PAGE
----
Health Canada has approved nivolumab (Opdivo) for the adjuvant treatment of adult patients with urothelial carcinoma (UC) who are at high risk of recurrence after undergoing radical resection.1
The approval’s basis comes from the randomized, double-blind phase 3 CheckMate -274 trial (NCT02632409), which evaluated nivolumab (240 mg) in 353 patients vs 356 patients receiving placebo.2 Patients who received nivolumab had a median disease-free survival of 20.8 months vs 10.8 months in the placebo arm.2
“For years, patients with muscle-invasive urothelial carcinoma have lived with the unfortunate reality that, despite being diagnosed early enough to have their cancer removed, more than fifty percent face disease recurrence, with few safe and effective treatment options available to improve outcomes in these patients,” said Wassim Kassouf, MD, professor, Department of Surgery (Urologic Oncology), McGill University. “The approval of Opdivo is particularly important because clinicians now have an immunotherapy option to offer certain patients after surgery, that may reduce the risk of disease recurrence. This approval has the potential to significantly impact the way we treat muscle-invasive urothelial carcinoma in Canada.”
Additional findings from the CheckMate-274 study indicated that 74.5% of patients in the nivolumab arm who had a PD-L1 expression of 1% or higher were alive and disease-free at 6-months vs 55.7% of those in the placebo (HR, 0.55; P < .001). A subgroup analysis identified a higher probability of DFS following treatment with nivolumab vs placebo regardless of nodule or PD-L1 status or use or non-use of previous neoadjuvant chemotherapy. At the database lock, 83.6% of patients were still receiving nivolumab or the placebo.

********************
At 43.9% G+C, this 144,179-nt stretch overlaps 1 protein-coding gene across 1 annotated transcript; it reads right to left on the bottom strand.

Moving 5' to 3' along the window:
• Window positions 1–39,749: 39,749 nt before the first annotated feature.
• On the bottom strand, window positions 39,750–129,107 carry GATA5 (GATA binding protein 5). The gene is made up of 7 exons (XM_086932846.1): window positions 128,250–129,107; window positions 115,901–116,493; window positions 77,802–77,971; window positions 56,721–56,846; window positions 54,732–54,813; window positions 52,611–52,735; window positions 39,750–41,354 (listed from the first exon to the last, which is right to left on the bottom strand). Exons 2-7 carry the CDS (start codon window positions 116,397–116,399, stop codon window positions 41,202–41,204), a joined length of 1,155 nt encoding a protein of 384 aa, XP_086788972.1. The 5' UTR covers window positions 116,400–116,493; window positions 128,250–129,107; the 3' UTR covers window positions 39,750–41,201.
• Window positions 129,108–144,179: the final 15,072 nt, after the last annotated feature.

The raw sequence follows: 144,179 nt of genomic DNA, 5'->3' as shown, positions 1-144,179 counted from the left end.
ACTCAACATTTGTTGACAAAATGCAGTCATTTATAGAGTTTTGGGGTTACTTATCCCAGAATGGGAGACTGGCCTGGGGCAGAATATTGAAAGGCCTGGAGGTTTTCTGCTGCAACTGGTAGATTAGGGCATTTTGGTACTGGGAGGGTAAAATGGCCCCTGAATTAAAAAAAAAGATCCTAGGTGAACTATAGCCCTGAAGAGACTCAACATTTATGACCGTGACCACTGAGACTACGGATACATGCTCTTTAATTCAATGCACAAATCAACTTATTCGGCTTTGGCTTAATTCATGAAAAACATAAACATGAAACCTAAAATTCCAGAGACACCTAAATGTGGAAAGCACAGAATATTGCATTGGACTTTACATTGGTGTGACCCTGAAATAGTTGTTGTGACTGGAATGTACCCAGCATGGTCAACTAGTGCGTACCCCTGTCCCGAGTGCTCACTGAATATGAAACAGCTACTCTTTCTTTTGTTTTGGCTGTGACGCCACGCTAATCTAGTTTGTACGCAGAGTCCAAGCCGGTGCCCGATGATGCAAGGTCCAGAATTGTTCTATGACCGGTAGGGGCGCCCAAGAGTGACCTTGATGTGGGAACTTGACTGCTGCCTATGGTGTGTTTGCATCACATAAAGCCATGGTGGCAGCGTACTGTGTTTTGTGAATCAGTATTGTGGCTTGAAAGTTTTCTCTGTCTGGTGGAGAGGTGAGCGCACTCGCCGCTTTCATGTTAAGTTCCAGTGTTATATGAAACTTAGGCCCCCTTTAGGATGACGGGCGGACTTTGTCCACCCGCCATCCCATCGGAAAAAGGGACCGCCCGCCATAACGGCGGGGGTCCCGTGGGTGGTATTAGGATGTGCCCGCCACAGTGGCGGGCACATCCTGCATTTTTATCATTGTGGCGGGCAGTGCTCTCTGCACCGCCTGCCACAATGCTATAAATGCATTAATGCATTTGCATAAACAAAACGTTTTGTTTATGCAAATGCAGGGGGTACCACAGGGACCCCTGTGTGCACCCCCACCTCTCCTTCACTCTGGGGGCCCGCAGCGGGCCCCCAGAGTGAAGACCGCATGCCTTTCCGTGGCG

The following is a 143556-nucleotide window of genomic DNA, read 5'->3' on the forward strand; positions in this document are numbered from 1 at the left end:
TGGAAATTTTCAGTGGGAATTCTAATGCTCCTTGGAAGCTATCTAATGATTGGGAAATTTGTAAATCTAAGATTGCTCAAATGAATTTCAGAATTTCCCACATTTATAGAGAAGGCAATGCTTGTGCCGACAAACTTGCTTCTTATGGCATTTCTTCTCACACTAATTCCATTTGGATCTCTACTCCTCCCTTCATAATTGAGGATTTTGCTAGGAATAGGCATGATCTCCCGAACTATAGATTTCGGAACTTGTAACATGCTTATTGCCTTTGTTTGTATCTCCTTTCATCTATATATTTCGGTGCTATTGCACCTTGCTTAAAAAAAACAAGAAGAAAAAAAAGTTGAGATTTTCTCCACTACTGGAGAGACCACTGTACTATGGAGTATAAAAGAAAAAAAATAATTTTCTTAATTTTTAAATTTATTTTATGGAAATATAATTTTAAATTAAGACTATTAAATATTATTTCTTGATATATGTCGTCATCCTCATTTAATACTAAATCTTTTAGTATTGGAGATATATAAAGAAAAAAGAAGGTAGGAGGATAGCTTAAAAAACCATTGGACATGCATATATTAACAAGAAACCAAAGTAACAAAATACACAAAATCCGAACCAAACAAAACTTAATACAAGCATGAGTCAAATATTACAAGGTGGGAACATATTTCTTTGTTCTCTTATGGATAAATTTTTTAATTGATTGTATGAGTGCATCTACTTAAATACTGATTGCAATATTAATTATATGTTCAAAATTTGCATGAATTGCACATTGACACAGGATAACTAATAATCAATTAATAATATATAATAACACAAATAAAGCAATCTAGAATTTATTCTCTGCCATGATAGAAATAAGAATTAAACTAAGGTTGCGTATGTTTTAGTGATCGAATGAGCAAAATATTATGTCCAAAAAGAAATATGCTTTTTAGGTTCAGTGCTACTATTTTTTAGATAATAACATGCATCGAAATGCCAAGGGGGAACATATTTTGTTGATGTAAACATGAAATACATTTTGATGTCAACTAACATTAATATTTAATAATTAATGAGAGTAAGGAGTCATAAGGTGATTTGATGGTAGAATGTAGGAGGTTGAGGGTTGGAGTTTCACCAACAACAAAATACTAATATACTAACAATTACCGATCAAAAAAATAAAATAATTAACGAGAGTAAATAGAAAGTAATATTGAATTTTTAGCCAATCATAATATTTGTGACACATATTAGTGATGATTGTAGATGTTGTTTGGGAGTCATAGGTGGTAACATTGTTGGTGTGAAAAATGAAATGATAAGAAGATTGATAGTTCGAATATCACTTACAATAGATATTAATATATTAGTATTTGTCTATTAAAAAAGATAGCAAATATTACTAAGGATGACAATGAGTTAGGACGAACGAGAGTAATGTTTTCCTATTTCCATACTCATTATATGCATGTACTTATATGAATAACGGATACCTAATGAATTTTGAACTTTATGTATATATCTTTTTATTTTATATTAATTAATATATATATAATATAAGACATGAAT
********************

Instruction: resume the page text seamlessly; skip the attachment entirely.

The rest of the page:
Moreover, investigators reported a median survival free from recurrence outside of the urothelial tract of 22.9 months for the nivolumab ITT population and 13.7 months for the placebo ITT population. At the 6-month follow-up, 77.0% in the nivolumab group and 62.7% in the placebo group were alive and disease free (HR, 0.72). Among patients who had a PD-L1 expression of 1% or more, 75.3% in the nivolumab group and 56.7% in the placebo group were alive and free from recurrence outside the urothelial tract at 6 months (HR, 0.55).
Treatment with nivolumab also yielded a longer median distant metastasis-free survival (MFS) of 40.5 months, and 29.5 months for the placebo group. Investigators also reported a 6-month distant MFS of 82.5% and 69.8% in both the nivolumab and placebo cohort, respectively (HR, 0.75). Those who had a PD-L1 expression of 1% or more had a 6-month distant MFS of 78.7% and 65.7% in both groups, respectively (HR, 0.61).
Adverse effects (AEs) occurred in 98.9% of patients who were treated with adjuvant nivolumab and 95.4% of those who received the placebo. AEs that were grade 3 or higher occurred in 42.7% of patients in the nivolumab arm and 36.8% in the placebo arm.
1. Health Canada Approves OPDIVO® (nivolumab) as Monotherapy for the Adjuvant treatment of Adults with Urothelial Carcinoma (UC) at High Risk of Recurrence after Undergoing Radical Resection of UC. Published online Juen 28, 2022. Accessed July 8, 2022. https://www.bms.com/ca/en/media/press-release-listing/2022-06-28-press-release.html
2. Bajorin DF, Witjes JA, Gschwend JE, et al. Adjuvant nivolumab versus placebo in muscle-invasive urothelial carcinoma. N Engl J Med. 2021;384(22):2102-2114. doi:10.1056/NEJMoa2034442